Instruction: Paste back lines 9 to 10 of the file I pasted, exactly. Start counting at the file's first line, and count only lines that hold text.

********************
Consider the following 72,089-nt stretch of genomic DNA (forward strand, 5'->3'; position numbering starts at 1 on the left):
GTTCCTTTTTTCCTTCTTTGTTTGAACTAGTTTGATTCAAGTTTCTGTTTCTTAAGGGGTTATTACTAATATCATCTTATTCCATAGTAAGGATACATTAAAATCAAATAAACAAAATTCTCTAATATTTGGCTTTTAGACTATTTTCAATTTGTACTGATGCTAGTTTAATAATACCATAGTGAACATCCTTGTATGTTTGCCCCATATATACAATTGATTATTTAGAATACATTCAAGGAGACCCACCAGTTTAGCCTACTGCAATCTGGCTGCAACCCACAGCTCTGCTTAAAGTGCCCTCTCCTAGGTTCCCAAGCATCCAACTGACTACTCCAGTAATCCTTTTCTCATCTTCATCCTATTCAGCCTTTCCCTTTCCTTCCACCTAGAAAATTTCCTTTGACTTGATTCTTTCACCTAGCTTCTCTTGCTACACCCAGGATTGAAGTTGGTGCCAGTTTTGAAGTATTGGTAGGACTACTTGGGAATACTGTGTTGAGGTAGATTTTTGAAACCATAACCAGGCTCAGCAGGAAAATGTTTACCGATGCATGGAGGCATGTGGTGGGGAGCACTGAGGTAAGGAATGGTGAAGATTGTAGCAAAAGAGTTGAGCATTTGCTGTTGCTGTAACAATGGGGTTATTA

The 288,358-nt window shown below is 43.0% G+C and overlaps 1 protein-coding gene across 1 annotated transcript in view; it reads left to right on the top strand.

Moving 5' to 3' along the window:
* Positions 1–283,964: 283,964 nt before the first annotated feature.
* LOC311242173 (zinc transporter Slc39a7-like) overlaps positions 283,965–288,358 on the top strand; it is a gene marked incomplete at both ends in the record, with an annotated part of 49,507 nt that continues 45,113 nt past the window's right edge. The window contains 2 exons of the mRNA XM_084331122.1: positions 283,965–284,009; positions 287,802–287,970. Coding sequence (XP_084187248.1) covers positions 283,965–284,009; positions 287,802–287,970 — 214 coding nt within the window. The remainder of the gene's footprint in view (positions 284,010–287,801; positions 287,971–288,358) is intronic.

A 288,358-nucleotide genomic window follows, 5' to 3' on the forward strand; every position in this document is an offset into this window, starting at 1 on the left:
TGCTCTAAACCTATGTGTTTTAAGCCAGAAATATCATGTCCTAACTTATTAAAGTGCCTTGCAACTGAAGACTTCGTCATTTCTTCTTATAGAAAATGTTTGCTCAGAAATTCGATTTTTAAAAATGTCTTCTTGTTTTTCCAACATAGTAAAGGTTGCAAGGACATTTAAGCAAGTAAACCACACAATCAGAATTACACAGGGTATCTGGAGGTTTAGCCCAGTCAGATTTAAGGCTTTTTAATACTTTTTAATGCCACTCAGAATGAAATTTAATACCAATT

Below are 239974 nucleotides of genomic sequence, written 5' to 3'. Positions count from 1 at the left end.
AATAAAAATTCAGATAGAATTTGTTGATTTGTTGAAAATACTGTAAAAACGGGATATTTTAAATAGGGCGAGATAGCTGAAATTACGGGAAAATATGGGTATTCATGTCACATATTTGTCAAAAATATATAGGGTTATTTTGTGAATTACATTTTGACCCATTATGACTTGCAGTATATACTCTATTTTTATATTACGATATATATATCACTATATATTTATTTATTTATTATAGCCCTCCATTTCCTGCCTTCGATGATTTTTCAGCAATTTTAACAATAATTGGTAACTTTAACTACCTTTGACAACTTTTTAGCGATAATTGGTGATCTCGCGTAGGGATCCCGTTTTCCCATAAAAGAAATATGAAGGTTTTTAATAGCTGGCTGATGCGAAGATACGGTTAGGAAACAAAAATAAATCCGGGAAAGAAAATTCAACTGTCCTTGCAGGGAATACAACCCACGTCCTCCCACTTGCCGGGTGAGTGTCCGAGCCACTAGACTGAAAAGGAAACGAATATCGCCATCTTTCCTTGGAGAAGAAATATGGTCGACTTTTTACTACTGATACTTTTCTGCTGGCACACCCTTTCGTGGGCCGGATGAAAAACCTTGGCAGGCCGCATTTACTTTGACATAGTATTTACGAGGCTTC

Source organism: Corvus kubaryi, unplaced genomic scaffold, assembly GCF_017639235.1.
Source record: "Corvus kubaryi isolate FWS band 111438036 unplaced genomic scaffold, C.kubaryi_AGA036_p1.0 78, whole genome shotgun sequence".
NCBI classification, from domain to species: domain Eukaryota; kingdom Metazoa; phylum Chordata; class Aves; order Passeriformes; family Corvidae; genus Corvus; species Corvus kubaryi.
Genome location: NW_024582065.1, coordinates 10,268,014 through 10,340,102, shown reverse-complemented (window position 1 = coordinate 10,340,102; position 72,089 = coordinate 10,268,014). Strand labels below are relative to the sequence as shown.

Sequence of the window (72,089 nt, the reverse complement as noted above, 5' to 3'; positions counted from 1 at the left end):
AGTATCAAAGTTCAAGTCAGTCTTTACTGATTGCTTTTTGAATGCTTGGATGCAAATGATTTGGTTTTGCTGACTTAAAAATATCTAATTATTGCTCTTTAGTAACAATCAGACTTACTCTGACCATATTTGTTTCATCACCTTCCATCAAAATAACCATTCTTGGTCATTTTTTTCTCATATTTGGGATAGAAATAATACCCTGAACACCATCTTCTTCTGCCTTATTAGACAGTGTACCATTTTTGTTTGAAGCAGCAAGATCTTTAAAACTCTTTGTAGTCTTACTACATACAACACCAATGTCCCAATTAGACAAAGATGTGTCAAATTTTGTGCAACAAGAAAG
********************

Below are 239974 nucleotides of genomic sequence, written 5' to 3'. Positions count from 1 at the left end.
AATAAAAATTCAGATAGAATTTGTTGATTTGTTGAAAATACTGTAAAAACGGGATATTTTAAATAGGGCGAGATAGCTGAAATTACGGGAAAATATGGGTATTCATGTCACATATTTGTCAAAAATATATAGGGTTATTTTGTGAATTACATTTTGACCCATTATGACTTGCAGTATATACTCTATTTTTATATTACGATATATATATCACTATATATTTATTTATTTATTATAGCCCTCCATTTCCTGCCTTCGATGATTTTTCAGCAATTTTAACAATAATTGGTAACTTTAACTACCTTTGACAACTTTTTAGCGATAATTGGTGATCTCGCGTAGGGATCCCGTTTTCCCATAAAAGAAATATGAAGGTTTTTAATAGCTGGCTGATGCGAAGATACGGTTAGGAAACAAAAATAAATCCGGGAAAGAAAATTCAACTGTCCTTGCAGGGAATACAACCCACGTCCTCCCACTTGCCGGGTGAGTGTCCGAGCCACTAGACTGAAAAGGAAACGAATATCGCCATCTTTCCTTGGAGAAGAAATATGGTCGACTTTTTACTACTGATACTTTTCTGCTGGCACACCCTTTCGTGGGCCGGATGAAAAACCTTGGCAGGCCGCATTTACTTTGACATAGTATTTACGAGGCTTC